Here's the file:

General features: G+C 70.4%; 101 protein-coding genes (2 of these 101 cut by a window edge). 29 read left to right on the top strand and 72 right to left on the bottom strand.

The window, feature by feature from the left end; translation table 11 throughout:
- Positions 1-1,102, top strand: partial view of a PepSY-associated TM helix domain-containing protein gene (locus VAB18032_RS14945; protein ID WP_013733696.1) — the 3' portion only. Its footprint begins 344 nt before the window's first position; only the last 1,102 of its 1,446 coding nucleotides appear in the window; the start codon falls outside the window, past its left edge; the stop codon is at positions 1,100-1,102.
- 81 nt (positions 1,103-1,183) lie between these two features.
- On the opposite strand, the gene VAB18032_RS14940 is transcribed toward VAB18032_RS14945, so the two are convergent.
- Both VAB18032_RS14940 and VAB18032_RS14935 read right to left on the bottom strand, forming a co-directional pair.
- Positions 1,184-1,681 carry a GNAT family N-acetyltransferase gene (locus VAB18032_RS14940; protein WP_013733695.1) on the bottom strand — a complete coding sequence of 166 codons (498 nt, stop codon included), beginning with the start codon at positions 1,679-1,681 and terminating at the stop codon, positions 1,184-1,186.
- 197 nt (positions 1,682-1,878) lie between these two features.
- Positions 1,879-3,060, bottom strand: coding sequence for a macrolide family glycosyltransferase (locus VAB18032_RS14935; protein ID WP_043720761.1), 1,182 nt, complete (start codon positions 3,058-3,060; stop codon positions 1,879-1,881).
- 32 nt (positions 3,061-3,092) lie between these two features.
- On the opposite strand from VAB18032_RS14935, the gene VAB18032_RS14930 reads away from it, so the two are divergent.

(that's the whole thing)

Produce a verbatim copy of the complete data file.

General features: G+C 70.4%; 101 protein-coding genes (2 of these 101 cut by a window edge). 29 read left to right on the top strand and 72 right to left on the bottom strand.

The window, feature by feature from the left end; translation table 11 throughout:
- Positions 1-1,102, top strand: partial view of a PepSY-associated TM helix domain-containing protein gene (locus VAB18032_RS14945; protein ID WP_013733696.1) — the 3' portion only. Its footprint begins 344 nt before the window's first position; only the last 1,102 of its 1,446 coding nucleotides appear in the window; the start codon falls outside the window, past its left edge; the stop codon is at positions 1,100-1,102.
- 81 nt (positions 1,103-1,183) lie between these two features.
- On the opposite strand, the gene VAB18032_RS14940 is transcribed toward VAB18032_RS14945, so the two are convergent.
- Both VAB18032_RS14940 and VAB18032_RS14935 read right to left on the bottom strand, forming a co-directional pair.
- Positions 1,184-1,681 carry a GNAT family N-acetyltransferase gene (locus VAB18032_RS14940; protein WP_013733695.1) on the bottom strand — a complete coding sequence of 166 codons (498 nt, stop codon included), beginning with the start codon at positions 1,679-1,681 and terminating at the stop codon, positions 1,184-1,186.
- 197 nt (positions 1,682-1,878) lie between these two features.
- Positions 1,879-3,060, bottom strand: coding sequence for a macrolide family glycosyltransferase (locus VAB18032_RS14935; protein ID WP_043720761.1), 1,182 nt, complete (start codon positions 3,058-3,060; stop codon positions 1,879-1,881).
- 32 nt (positions 3,061-3,092) lie between these two features.
- On the opposite strand from VAB18032_RS14935, the gene VAB18032_RS14930 reads away from it, so the two are divergent.